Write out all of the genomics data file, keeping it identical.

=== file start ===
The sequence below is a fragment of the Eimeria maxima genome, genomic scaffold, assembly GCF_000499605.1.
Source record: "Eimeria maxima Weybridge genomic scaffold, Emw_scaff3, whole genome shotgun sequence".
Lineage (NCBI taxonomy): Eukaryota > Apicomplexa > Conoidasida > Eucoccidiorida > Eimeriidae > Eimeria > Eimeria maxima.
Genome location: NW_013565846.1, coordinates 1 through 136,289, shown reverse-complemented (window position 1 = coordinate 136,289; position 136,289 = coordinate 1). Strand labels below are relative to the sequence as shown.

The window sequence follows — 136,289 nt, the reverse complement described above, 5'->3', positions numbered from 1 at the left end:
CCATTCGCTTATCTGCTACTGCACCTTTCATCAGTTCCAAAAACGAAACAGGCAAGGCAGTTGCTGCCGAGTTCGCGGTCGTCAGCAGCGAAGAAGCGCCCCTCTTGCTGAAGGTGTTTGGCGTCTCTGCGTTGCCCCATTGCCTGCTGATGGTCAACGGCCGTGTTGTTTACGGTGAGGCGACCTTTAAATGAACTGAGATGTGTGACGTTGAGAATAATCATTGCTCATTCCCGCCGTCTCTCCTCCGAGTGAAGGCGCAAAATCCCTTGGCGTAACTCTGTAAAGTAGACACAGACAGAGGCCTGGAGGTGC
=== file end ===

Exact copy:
The sequence below is a fragment of the Eimeria maxima genome, genomic scaffold, assembly GCF_000499605.1.
Source record: "Eimeria maxima Weybridge genomic scaffold, Emw_scaff3, whole genome shotgun sequence".
Lineage (NCBI taxonomy): Eukaryota > Apicomplexa > Conoidasida > Eucoccidiorida > Eimeriidae > Eimeria > Eimeria maxima.
Genome location: NW_013565846.1, coordinates 1 through 136,289, shown reverse-complemented (window position 1 = coordinate 136,289; position 136,289 = coordinate 1). Strand labels below are relative to the sequence as shown.

The window sequence follows — 136,289 nt, the reverse complement described above, 5'->3', positions numbered from 1 at the left end:
CCATTCGCTTATCTGCTACTGCACCTTTCATCAGTTCCAAAAACGAAACAGGCAAGGCAGTTGCTGCCGAGTTCGCGGTCGTCAGCAGCGAAGAAGCGCCCCTCTTGCTGAAGGTGTTTGGCGTCTCTGCGTTGCCCCATTGCCTGCTGATGGTCAACGGCCGTGTTGTTTACGGTGAGGCGACCTTTAAATGAACTGAGATGTGTGACGTTGAGAATAATCATTGCTCATTCCCGCCGTCTCTCCTCCGAGTGAAGGCGCAAAATCCCTTGGCGTAACTCTGTAAAGTAGACACAGACAGAGGCCTGGAGGTGC